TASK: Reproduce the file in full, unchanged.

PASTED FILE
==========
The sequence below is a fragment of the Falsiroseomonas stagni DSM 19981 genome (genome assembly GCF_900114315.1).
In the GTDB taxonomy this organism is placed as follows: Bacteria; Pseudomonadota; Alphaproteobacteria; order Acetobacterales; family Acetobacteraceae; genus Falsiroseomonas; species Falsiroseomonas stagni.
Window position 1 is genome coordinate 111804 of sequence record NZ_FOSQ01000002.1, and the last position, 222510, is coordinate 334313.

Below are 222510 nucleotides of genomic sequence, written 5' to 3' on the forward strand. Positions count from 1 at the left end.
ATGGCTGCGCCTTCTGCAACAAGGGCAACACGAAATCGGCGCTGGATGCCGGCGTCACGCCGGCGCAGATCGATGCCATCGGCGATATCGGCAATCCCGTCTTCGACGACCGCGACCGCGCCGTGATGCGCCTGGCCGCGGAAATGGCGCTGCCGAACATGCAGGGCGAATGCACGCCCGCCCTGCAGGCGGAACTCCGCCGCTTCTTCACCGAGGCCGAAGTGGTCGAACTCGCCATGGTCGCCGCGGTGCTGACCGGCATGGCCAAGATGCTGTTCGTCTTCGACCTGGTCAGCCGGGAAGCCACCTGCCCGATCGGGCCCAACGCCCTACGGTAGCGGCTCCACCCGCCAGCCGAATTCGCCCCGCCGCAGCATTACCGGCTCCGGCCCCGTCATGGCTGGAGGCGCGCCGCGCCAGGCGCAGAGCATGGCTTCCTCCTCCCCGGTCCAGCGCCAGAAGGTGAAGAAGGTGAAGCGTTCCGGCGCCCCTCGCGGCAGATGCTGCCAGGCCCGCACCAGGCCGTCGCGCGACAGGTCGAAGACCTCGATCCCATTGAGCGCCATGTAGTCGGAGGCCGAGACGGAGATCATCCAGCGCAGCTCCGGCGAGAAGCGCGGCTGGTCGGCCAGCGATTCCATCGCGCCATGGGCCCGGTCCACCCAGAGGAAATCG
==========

The sequence below is a fragment of the Falsiroseomonas stagni DSM 19981 genome (genome assembly GCF_900114315.1).
In the GTDB taxonomy this organism is placed as follows: Bacteria; Pseudomonadota; Alphaproteobacteria; order Acetobacterales; family Acetobacteraceae; genus Falsiroseomonas; species Falsiroseomonas stagni.
Window position 1 is genome coordinate 111804 of sequence record NZ_FOSQ01000002.1, and the last position, 222510, is coordinate 334313.

Below are 222510 nucleotides of genomic sequence, written 5' to 3' on the forward strand. Positions count from 1 at the left end.
ATGGCTGCGCCTTCTGCAACAAGGGCAACACGAAATCGGCGCTGGATGCCGGCGTCACGCCGGCGCAGATCGATGCCATCGGCGATATCGGCAATCCCGTCTTCGACGACCGCGACCGCGCCGTGATGCGCCTGGCCGCGGAAATGGCGCTGCCGAACATGCAGGGCGAATGCACGCCCGCCCTGCAGGCGGAACTCCGCCGCTTCTTCACCGAGGCCGAAGTGGTCGAACTCGCCATGGTCGCCGCGGTGCTGACCGGCATGGCCAAGATGCTGTTCGTCTTCGACCTGGTCAGCCGGGAAGCCACCTGCCCGATCGGGCCCAACGCCCTACGGTAGCGGCTCCACCCGCCAGCCGAATTCGCCCCGCCGCAGCATTACCGGCTCCGGCCCCGTCATGGCTGGAGGCGCGCCGCGCCAGGCGCAGAGCATGGCTTCCTCCTCCCCGGTCCAGCGCCAGAAGGTGAAGAAGGTGAAGCGTTCCGGCGCCCCTCGCGGCAGATGCTGCCAGGCCCGCACCAGGCCGTCGCGCGACAGGTCGAAGACCTCGATCCCATTGAGCGCCATGTAGTCGGAGGCCGAGACGGAGATCATCCAGCGCAGCTCCGGCGAGAAGCGCGGCTGGTCGGCCAGCGATTCCATCGCGCCATGGGCCCGGTCCACCCAGAGGAAATCG